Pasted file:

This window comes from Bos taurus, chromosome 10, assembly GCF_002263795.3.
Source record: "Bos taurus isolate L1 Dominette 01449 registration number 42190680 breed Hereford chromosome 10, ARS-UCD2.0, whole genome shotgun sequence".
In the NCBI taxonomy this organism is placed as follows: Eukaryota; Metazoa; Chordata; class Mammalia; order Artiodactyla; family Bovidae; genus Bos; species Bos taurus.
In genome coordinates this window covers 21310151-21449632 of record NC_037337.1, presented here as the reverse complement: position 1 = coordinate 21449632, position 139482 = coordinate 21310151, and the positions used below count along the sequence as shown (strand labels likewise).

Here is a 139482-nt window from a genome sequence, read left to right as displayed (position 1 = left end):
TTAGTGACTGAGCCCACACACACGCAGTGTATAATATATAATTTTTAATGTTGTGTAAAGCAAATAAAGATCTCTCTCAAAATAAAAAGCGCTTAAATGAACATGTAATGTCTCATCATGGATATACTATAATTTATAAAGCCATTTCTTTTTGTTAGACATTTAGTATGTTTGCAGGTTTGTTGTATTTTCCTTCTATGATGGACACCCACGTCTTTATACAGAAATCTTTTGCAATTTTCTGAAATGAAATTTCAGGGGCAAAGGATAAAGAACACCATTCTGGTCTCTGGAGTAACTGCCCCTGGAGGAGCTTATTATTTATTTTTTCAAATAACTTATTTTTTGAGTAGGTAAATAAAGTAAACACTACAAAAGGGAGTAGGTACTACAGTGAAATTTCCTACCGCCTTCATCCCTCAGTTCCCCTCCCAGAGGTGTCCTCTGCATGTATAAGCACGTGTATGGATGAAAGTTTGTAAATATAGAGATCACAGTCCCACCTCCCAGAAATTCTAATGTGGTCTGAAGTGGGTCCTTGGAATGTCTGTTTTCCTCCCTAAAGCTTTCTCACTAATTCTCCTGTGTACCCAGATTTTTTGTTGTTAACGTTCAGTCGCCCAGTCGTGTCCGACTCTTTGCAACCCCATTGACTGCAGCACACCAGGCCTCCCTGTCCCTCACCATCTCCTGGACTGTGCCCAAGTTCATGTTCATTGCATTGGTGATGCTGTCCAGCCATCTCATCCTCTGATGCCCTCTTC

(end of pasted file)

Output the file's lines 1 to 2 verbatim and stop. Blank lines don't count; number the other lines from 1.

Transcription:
This window comes from Bos taurus, chromosome 10, assembly GCF_002263795.3.
Source record: "Bos taurus isolate L1 Dominette 01449 registration number 42190680 breed Hereford chromosome 10, ARS-UCD2.0, whole genome shotgun sequence".